Should I Sell Now Or Lease My Home Instead?

It’s time to move, but you own your house.  Should you sell it now and move on?  Or should you hold onto the house and lease it out for the next 6 to 12 months?

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These are common questions that I get throughout the year.  The answer can vary from person to person, but it’s important that you understand the consequences of choosing one or the other.

If you intend to purchase another home to move to first, you’ll need to determine if you can afford owning both your current house and the new house you want to buy.  If you plan to finance the new house with a home loan, you may be required to sell your current house in order to qualify for a loan to purchase the new one.  Then the question becomes whether it’s best to make it a contingency to sell your current house in order to purchase the new one (i.e. you would be a “contingent buyer”), or you can sell first and then buy later. The latter may entail living in an apartment or with relatives/friends for a few months while you search for your next home.  Such a decision is something that requires its own separate discussion.

Confused yet? Bottom line is this: get clear on your financial situation by talking with a trusted lender.  You may find that you’ll have to sell your current home in order to purchase the next. In that case, the plan to lease your home may be off the table after all.

For those who have the financial “luxury” of holding onto your property and moving to another home elsewhere, the decision to sell vs. lease then becomes the key issue.

Here are 5 questions to consider in order to gain clarity on what you should do in this situation:

1)  Do I need the money from the home sale right now in order to move?  Although you may be able to afford buying another home right now, make sure you’re not stretched too thin financially.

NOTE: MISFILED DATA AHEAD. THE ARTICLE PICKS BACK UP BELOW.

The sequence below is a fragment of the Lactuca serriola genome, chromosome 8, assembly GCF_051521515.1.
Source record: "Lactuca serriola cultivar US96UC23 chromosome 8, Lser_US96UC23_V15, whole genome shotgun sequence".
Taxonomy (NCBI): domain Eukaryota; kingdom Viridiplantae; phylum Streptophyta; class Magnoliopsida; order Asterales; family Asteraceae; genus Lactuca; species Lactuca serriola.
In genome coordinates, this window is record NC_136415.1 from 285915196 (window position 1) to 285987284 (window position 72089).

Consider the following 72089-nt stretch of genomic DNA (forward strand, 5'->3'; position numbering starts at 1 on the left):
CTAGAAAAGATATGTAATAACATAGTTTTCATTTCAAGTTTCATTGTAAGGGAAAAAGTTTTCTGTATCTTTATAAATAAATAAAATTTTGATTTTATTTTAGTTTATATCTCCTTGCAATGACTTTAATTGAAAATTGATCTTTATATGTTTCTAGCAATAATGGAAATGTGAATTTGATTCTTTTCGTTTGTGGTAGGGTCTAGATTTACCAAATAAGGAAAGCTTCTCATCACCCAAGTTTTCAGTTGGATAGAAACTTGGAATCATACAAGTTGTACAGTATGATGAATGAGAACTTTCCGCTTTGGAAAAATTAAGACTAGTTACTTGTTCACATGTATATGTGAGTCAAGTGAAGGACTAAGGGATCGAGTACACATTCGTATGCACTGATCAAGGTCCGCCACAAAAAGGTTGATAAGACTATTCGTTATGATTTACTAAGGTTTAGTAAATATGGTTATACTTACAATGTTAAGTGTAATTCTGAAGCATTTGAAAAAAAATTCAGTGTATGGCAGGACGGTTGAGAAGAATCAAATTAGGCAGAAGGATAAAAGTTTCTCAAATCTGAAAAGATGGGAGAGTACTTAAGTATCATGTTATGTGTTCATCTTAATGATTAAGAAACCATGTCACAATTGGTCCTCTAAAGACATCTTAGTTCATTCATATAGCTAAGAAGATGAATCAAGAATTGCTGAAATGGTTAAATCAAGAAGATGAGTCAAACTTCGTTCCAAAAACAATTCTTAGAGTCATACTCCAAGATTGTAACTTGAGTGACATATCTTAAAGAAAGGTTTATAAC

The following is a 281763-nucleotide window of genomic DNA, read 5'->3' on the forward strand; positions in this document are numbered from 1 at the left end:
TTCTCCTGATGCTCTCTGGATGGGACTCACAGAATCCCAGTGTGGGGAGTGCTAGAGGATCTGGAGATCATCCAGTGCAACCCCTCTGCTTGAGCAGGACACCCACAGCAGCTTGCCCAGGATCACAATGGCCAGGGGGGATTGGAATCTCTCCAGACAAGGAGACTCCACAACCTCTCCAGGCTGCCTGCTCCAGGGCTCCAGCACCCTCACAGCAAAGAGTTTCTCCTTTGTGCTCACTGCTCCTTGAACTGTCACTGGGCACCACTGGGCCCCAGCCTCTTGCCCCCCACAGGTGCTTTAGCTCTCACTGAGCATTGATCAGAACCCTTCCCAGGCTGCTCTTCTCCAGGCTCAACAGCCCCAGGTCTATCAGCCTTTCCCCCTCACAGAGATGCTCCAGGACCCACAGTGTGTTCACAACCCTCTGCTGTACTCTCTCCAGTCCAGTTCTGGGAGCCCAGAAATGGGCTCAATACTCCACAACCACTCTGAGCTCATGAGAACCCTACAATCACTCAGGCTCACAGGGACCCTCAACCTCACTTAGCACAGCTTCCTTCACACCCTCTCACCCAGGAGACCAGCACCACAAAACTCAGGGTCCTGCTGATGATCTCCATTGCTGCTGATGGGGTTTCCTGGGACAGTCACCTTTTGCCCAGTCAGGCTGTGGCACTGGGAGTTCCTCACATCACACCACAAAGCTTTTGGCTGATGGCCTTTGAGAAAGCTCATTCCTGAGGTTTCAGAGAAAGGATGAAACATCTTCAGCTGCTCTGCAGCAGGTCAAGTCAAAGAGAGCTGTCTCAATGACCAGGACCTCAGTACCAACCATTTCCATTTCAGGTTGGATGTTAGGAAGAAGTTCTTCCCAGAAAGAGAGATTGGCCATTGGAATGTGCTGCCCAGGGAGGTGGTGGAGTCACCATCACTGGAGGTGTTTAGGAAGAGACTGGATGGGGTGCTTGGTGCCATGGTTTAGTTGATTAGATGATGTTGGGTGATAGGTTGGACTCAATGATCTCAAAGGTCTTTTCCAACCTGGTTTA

2)  If I lease out my property, will I eventually have positive cash flow?  Although you may be able to get a nice write-off on your income tax return by renting out your house, make sure that you have ample cash flow every month to cover your expenses.  Consider vacancies at your property and any potential repairs that may be needed in the near future too.  Don’t forget to also get proper insurance for a rental dwelling; it’s not unheard of that a tenant may accidentally burn your house down (ask my client who is now selling her house after dealing with such an incident last year).  Be prepared for the unexpected.

3)  Will I need to move back into the house at some point in the foreseeable future?  Some people need to move just for a year or two for a special job assignment.  Others may want to travel the world for a couple of years and then return “home” to settle down.  In those instances, holding onto your property may be a good idea if you don’t need the cash from selling it right now.  Also consider the income tax consequences concerning IRS Section 121, where you would need to live in your property for two of the last five years in order to exclude your capital gain on sale from your income tax return (restrictions apply).

4)  Can I handle making payments on a vacant property for at least 3 months?  Make sure you have enough cash stashed away for vacancies, especially unexpected ones.  Also consider the cost of leasing your property each time, such as cleaning fees, Realtor fees (if using one), paying the cost of utilities while the property is vacant, and so forth.

5)  Am I able, ready, and willing to be a landlord?  Being a landlord is easy…when you have a perfectly clean and courteous tenant who always pays on time, and your house never needs any repairs or maintenance.  Can you handle dealing with a tenant if he/she doesn’t pay rent on time (or at all)?  If the toilet overflows (regardless of who is at fault), are you able to address the problem immediately?  You can always hire someone to help you with different aspects of being a landlord, but that will lower your monthly cash flow slightly, which you may or may not be able to financially handle.  And, not all property managers are created equal, so you’d need to get some good references on ones that will serve your needs effectively.  If you fully take on being a landlord yourself, make sure you have the flexibility with your time and energy to screen and find good tenants and address their needs effectively.

Based on these questions, you may find yourself leaning one way or the other.  Whichever path you decide to take, just make sure that you give yourself some financial “cushion” just in case.  Also, having some flexibility with your timing will lessen the stress that may result from either selling or leasing.

For more information about selling or leasing your home, feel free to contact me.  Thank you!

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